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China and the United States Are in a Race to Lose Power

A new cold war is starting, and neither side seems interested in winning.

Workers iron a Chinese national flag while a U.S. national flag is placed in front of a Chinese traditional painting before a meeting of the U.S. National Security Advisor Tom Donilon and Chinese State Councilor Yang Jiechi at Diaoyutai State Guesthouse on May 27, 2013 in Beijing, China.
Workers iron a Chinese national flag while a U.S. national flag is placed in front of a Chinese traditional painting before a meeting of the U.S. National Security Advisor Tom Donilon and Chinese State Councilor Yang Jiechi at Diaoyutai State Guesthouse on May 27, 2013 in Beijing, China. Alexander F. Yuan-Pool/Getty Images

Back in the bad old days of the Cold War, I recall hearing a well-known academic (and former diplomat) remark that the United States and the Soviet Union were engaged in “a relentless competition to see which one could lose influence fastest.” Assuming my memory is accurate, he then added, “Fortunately, the Soviets are winning.”

I’m wary of facile analogies to that earlier period of great-power rivalry, but that observation seems to be an apt description of the current state of Chinese and American foreign policy. Beijing and Washington can each point to a few successes over the past year or two, but for the most part both seem to be perfecting the art of the own goal. Citizens of both countries have reason to be grateful; given how poorly their leaders have performed, it’s a small miracle the other side hasn’t taken better advantage.

Let’s start with the United States. I’m old enough to remember when it enjoyed a position of primacy unseen since the Roman Empire. Sadly, assorted sins of omission and commission under both Democrats and Republicans wasted the so-called unipolar moment and facilitated the rise of a new set of challengers. Former U.S. President Bill Clinton made the first missteps but escaped most of the blame, because the consequences of his blunders (NATO enlargement, dual containment, a bungled Middle East peace process, and overzealous pursuit of globalization) did not come home to roost until after he had left office. President George W. Bush got to deal with some of the repercussions (such as the 9/11 attacks), and he compounded the error by launching global anti-terrorism campaigns, invading Iraq, and letting a dangerous financial bubble burst in 2008. President Barack Obama failed to reverse the slide despite his successful rescue of the economy and his personal popularity in much of the world, and the consequences of these accumulating failures helped open the door to President Donald Trump’s reign of error.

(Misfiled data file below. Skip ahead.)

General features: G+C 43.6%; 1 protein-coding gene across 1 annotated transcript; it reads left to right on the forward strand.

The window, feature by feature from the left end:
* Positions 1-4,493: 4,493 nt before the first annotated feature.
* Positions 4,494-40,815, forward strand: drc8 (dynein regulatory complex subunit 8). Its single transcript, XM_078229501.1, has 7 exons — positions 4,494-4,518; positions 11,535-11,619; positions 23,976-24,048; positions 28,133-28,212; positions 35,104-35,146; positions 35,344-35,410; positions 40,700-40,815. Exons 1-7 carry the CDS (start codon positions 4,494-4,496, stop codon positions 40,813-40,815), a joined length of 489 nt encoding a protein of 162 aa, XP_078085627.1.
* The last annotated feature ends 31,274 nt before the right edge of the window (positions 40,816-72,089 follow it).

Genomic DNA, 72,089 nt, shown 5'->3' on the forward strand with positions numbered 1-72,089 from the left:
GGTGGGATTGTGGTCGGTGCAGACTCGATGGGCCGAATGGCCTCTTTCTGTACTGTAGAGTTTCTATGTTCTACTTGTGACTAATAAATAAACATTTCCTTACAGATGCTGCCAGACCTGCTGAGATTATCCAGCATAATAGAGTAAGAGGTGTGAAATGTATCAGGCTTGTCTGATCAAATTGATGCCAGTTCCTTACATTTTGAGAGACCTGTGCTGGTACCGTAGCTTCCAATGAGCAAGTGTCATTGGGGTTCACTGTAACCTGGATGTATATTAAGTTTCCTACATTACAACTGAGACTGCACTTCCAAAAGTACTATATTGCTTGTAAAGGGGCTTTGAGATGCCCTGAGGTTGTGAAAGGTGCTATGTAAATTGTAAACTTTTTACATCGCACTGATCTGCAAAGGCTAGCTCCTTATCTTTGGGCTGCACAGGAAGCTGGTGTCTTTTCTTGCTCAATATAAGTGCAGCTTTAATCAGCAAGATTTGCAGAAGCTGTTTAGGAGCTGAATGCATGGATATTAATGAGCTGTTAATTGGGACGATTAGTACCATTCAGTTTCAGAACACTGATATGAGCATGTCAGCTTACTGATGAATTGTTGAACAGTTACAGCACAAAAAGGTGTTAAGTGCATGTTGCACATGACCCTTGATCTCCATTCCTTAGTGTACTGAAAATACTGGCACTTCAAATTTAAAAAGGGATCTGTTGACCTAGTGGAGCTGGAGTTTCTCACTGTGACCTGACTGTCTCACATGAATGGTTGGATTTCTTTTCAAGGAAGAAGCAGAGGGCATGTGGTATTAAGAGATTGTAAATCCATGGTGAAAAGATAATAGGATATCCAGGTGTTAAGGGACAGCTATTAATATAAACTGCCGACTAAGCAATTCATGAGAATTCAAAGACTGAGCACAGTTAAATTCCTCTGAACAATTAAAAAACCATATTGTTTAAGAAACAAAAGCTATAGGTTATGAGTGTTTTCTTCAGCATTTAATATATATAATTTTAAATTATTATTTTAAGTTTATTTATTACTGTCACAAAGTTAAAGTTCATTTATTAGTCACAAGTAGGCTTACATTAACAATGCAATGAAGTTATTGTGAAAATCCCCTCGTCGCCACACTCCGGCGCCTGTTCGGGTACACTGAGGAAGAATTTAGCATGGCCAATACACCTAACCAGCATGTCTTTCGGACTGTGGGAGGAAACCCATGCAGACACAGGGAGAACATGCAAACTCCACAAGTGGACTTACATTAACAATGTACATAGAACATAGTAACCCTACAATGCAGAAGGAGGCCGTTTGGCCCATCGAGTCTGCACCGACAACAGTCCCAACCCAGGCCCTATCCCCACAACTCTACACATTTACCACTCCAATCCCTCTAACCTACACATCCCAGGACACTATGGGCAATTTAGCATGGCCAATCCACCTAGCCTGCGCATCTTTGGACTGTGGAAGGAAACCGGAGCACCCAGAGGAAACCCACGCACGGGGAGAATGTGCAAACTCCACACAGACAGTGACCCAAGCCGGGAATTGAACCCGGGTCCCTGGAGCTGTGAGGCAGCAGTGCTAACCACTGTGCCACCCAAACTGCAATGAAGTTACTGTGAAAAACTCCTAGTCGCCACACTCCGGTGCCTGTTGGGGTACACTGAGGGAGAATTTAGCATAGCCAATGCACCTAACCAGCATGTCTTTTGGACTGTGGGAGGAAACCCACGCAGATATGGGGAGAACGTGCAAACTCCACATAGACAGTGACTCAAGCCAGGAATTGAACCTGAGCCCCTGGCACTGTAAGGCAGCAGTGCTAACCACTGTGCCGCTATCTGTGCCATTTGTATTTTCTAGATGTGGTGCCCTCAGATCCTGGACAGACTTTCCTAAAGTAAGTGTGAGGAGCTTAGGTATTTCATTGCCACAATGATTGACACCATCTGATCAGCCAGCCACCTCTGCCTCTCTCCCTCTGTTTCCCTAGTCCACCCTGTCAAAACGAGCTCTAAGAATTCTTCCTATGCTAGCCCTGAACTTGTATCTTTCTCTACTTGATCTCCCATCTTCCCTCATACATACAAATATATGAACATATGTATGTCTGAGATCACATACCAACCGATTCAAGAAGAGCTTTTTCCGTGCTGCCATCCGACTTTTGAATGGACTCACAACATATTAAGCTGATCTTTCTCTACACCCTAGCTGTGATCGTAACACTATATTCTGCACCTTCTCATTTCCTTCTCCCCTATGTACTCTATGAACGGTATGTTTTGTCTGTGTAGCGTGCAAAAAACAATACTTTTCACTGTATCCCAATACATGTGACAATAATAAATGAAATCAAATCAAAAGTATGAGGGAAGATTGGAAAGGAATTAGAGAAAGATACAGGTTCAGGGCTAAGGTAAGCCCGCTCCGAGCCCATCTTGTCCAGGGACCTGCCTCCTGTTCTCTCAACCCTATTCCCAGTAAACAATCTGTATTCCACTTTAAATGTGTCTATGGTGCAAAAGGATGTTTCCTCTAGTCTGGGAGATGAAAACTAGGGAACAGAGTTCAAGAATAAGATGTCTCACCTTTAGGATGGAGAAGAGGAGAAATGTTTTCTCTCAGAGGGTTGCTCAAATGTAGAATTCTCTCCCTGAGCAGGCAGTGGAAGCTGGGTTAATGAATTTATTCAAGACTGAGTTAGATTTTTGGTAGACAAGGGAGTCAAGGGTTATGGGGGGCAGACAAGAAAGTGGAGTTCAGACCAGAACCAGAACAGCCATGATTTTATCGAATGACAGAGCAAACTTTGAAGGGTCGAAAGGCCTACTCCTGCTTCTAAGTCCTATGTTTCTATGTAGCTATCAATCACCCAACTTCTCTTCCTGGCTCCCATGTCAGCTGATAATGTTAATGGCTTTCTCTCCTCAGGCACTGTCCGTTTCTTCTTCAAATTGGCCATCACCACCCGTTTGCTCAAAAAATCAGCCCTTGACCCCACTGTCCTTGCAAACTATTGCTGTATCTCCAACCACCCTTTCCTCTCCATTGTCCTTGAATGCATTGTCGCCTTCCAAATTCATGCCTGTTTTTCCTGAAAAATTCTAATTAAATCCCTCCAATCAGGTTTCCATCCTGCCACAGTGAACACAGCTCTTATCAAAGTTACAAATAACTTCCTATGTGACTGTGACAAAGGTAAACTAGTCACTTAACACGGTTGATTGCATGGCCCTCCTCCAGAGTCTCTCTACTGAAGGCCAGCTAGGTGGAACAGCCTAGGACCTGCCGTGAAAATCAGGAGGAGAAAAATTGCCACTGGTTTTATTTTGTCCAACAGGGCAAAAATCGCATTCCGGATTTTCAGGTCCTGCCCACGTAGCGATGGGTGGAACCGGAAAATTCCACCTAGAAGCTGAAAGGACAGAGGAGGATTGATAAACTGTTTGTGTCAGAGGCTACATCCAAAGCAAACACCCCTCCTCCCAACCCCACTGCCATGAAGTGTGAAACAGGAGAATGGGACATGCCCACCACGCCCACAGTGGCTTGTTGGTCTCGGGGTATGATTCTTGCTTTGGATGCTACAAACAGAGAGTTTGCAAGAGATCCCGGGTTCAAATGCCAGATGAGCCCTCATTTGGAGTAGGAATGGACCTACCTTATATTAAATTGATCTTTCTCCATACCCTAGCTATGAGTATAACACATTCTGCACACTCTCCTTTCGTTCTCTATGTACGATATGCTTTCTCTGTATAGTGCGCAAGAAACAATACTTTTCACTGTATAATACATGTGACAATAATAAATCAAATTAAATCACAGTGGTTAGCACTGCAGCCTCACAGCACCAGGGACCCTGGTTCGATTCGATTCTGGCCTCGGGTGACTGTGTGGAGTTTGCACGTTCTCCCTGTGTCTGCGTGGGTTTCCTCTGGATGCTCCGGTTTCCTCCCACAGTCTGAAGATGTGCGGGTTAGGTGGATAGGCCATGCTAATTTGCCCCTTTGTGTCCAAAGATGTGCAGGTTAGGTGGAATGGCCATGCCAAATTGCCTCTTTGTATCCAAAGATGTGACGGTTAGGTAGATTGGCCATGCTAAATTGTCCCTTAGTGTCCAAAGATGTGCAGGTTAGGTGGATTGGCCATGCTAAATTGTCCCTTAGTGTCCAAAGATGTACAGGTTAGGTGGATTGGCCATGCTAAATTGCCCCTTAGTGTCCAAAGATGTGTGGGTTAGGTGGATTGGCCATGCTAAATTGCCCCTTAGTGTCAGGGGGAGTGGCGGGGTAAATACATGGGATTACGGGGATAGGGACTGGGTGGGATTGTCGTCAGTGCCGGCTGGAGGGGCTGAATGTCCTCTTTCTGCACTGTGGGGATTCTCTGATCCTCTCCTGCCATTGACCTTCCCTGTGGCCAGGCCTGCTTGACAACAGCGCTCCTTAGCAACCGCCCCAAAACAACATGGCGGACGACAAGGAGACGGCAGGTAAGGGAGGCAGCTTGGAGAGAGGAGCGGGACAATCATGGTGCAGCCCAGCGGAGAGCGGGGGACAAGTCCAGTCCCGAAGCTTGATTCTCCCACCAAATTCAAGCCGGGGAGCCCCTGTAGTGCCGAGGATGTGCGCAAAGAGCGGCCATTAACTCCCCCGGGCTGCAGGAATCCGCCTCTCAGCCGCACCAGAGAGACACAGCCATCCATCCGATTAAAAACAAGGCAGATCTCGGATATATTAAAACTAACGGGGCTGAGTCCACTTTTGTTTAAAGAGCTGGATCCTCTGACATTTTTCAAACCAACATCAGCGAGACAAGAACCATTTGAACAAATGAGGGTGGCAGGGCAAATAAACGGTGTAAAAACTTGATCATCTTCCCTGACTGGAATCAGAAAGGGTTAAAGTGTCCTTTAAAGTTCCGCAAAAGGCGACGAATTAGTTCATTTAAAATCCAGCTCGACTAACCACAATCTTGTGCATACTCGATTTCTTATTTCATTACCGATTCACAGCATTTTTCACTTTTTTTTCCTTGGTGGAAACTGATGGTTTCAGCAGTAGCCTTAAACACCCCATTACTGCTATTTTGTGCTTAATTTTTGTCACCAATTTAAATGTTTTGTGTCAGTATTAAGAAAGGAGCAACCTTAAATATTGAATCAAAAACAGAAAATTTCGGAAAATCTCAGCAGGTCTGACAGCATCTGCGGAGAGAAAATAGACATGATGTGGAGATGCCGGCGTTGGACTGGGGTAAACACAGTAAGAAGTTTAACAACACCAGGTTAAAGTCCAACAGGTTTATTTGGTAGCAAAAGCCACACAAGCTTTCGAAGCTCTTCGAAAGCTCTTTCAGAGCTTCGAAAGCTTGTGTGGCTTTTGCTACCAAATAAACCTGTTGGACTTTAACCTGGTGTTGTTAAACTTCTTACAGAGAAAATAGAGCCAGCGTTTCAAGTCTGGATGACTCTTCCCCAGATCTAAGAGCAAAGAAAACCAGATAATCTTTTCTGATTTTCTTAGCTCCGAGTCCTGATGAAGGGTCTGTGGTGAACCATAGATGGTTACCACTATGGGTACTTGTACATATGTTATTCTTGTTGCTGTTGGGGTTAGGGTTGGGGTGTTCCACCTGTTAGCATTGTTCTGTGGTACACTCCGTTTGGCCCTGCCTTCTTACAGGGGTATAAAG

As president, Trump has mostly demonstrated how to squander goodwill and respect and get little or nothing in return. He has repeatedly and gratuitously insulted some of America’s closest allies, referred to poorer nations as “shithole countries” and described U.S. neighbors in Latin America as teeming with rapists, murderers, and other dangerous types. In a world where a majority of people are nonwhite, he’s made common cause with racists and is basing his election campaign on stoking such sentiments in portions of his base. His decisions on the Trans-Pacific Partnership, the Paris climate accord, the Iran nuclear deal, and North Korea alarmed and alienated a wide range of countries and brought the United States no significant benefits. His fawning embrace of such dictators and autocrats as Russia’s Vladimir Putin, China’s Xi Jinping, Saudi Arabia’s Mohammed bin Salman, the Philippines’ Rodrigo Duterte, and Egypt’s Abdel Fattah al-Sisi—to name but a few—has shredded whatever moral authority the United States might have had left. Secretary of State Mike Pompeo’s sanctimonious moralizing, mismanagement of his department, and lack of interest in genuine diplomacy hasn’t helped either.